Though neither Lajčák nor Valuch wanted to talk about the origin of the video after he arrived in Slovakia, Valuch later revealed details at the February 11 press conference.

He said that the Iranians made a short film in September, a few weeks after his detention, in which he talked about his work in the area of HR and his business projects.

Valuch added that the Iranians told him they would show the video to someone in a position of high authority who would assist in releasing him. Yet, the authors of the video used only three minutes of the original version, according to TASR.

Valuch explained that the scenes in which he is shown walking outside and meeting with various people were staged, since “they were filmed during my detention when I was released on a permit, and they gave me a suit and made these shots with me”, SITA wrote.

Moreover, since Valuch did not know the real identity of his employers, he referred to them as “agents”, except for the project managers in the document, TASR reported.

Valuch also said that the Iranians made similar videos with 20 other prisoners, SITA reported.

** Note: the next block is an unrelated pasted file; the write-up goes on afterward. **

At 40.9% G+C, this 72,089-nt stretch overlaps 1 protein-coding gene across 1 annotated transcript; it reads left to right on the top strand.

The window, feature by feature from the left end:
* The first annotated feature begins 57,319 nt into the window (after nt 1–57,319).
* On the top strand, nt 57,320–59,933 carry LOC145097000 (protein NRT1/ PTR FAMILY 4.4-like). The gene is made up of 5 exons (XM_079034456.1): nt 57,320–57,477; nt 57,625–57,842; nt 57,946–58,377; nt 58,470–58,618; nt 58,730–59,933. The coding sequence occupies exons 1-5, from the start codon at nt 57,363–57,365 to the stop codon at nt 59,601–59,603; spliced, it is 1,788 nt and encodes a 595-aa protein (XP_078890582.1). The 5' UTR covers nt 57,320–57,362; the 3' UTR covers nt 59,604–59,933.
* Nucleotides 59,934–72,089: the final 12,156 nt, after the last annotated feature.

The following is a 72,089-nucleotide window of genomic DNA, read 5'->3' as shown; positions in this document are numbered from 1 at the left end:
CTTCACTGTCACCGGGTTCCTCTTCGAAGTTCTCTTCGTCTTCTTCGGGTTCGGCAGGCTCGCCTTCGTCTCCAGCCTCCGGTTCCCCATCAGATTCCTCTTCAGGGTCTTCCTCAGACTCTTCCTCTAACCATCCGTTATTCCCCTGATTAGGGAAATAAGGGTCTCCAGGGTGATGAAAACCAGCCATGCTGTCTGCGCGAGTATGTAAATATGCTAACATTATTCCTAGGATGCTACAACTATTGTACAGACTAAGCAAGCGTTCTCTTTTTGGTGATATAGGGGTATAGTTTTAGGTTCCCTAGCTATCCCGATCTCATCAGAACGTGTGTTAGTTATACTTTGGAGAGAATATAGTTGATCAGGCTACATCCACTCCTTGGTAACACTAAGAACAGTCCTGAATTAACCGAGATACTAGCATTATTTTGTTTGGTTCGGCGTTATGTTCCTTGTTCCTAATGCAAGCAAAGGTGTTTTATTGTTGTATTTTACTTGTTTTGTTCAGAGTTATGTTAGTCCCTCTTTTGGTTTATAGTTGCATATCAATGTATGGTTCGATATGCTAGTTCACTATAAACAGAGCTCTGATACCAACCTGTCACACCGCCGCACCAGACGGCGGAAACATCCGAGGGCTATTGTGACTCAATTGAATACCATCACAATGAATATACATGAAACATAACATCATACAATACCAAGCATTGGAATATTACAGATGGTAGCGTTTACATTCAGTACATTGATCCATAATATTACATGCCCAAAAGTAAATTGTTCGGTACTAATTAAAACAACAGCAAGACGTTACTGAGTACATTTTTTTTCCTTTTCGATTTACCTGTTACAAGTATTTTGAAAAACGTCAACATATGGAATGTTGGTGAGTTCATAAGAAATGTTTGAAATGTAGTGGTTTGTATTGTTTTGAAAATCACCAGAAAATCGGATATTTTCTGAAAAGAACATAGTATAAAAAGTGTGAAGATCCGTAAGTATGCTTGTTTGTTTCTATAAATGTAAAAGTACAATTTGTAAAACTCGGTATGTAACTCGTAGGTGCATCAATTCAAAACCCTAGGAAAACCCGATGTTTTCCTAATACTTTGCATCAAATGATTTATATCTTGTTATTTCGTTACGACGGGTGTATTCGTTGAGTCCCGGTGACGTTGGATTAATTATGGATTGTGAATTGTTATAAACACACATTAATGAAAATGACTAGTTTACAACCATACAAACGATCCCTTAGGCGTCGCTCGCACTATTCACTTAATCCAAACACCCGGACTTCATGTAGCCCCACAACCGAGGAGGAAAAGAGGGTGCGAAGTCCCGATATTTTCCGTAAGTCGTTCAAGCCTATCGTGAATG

He might write a book

Despite his detention, Valuch said he would like to return to Iran. Yet, he stressed that it will not be in the near future and not for business-related purposes.

“I would like to say that people should not be afraid of countries like Iran based on my case since they are very nice countries with rich culture and cuisine, and good people,” Valuch told the press conference.

However, he added that he would not recommend visitors to set up a business there or partake in activities that would look suspicious, SITA wrote.

When asked about his plans for the future, Valuch said he would like to be active in a charity and write a book about his experience in Iran, TASR reported.

With press reports